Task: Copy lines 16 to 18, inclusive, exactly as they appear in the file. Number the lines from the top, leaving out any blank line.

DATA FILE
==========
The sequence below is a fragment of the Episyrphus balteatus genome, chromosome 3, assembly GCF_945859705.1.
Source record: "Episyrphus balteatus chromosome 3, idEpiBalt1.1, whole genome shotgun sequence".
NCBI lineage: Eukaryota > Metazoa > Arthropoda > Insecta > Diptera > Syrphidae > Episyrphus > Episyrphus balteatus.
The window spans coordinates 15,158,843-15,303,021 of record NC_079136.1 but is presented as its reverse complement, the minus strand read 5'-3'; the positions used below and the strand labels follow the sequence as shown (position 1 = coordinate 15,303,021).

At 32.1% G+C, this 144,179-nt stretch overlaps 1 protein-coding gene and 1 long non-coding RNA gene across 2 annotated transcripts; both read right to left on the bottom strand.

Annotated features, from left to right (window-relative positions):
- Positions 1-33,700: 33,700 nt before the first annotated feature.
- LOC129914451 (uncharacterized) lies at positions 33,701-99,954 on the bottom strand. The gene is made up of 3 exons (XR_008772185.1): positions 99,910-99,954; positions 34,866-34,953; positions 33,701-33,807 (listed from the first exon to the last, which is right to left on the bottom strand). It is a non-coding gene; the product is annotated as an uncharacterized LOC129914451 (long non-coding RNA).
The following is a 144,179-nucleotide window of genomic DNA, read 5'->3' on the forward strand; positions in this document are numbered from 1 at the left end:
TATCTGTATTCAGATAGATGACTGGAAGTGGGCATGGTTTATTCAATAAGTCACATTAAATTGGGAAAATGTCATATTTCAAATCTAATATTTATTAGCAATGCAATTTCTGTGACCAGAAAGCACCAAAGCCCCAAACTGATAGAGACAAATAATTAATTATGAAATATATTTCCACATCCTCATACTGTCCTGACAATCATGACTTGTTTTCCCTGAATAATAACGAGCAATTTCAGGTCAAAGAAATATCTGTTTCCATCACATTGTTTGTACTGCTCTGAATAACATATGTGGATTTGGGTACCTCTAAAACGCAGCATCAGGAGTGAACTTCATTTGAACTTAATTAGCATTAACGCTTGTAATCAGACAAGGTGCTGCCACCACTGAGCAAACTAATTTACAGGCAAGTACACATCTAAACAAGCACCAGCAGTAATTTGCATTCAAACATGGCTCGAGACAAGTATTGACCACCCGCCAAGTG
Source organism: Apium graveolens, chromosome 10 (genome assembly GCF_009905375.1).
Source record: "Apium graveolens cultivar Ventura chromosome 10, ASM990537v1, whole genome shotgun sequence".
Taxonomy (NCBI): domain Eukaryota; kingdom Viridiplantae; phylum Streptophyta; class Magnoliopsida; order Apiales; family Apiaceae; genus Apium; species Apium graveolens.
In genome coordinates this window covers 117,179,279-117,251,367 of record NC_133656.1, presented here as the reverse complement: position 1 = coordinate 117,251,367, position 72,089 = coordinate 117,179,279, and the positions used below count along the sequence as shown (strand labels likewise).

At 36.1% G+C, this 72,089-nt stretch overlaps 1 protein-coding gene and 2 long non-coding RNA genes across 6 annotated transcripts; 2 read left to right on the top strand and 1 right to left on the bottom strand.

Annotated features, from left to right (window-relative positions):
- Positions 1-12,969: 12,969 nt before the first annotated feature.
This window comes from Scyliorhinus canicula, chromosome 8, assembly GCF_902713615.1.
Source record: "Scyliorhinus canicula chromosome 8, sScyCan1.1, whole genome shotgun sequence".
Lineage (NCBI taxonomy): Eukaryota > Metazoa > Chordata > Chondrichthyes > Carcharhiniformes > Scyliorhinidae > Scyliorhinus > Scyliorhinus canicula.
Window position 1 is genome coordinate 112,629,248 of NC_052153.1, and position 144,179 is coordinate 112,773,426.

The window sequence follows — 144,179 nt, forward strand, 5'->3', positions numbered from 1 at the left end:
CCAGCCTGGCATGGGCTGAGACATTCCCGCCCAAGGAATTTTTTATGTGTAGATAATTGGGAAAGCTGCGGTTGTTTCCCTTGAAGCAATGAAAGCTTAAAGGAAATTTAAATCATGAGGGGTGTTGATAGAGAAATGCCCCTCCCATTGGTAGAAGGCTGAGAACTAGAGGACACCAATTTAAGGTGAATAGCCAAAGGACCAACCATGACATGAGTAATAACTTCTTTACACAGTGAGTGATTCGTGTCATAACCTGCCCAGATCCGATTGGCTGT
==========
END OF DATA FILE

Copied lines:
Annotated features, from left to right (window-relative positions):
- Positions 1-12,969: 12,969 nt before the first annotated feature.
This window comes from Scyliorhinus canicula, chromosome 8, assembly GCF_902713615.1.